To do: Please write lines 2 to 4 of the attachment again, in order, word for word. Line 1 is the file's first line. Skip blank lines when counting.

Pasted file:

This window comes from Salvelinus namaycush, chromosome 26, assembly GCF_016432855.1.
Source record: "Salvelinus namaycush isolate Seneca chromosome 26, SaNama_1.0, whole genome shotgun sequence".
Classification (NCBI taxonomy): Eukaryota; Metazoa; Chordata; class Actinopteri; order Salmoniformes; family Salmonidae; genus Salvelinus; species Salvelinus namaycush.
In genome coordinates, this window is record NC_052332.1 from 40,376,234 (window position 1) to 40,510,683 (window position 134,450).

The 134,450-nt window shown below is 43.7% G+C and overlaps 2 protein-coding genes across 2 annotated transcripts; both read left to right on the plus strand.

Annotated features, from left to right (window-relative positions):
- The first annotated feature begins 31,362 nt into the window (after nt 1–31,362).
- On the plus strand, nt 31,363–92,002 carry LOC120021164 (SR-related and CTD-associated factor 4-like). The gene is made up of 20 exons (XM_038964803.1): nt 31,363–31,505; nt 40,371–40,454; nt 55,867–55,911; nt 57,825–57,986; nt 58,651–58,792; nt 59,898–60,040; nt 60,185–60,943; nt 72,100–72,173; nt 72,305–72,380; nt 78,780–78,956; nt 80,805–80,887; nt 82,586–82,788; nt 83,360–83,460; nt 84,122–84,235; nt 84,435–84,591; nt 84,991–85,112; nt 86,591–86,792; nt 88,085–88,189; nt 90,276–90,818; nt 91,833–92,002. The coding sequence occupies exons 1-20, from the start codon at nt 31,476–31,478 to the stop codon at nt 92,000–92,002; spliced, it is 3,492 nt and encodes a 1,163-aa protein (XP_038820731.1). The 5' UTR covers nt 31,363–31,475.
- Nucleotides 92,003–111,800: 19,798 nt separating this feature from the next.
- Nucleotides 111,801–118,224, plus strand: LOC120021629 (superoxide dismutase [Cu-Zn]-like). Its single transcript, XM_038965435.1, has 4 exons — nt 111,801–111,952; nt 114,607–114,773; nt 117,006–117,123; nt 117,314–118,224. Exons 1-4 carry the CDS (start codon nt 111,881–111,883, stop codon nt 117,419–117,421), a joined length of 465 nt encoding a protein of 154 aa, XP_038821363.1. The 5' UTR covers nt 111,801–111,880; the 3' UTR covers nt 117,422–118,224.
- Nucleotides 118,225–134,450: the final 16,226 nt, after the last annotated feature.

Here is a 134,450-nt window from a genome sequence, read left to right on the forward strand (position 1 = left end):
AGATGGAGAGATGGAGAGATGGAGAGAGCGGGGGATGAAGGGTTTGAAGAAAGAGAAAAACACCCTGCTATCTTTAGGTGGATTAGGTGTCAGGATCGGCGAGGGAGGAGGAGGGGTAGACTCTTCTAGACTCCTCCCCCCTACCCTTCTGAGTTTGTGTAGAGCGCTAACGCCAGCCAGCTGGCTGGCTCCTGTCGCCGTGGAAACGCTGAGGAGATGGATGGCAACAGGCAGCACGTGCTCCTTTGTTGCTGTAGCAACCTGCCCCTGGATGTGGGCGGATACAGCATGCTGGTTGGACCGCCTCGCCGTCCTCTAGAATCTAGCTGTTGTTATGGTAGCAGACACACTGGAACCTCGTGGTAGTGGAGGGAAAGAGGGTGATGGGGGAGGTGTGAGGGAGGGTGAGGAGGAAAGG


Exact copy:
Source record: "Salvelinus namaycush isolate Seneca chromosome 26, SaNama_1.0, whole genome shotgun sequence".
Classification (NCBI taxonomy): Eukaryota; Metazoa; Chordata; class Actinopteri; order Salmoniformes; family Salmonidae; genus Salvelinus; species Salvelinus namaycush.
In genome coordinates, this window is record NC_052332.1 from 40,376,234 (window position 1) to 40,510,683 (window position 134,450).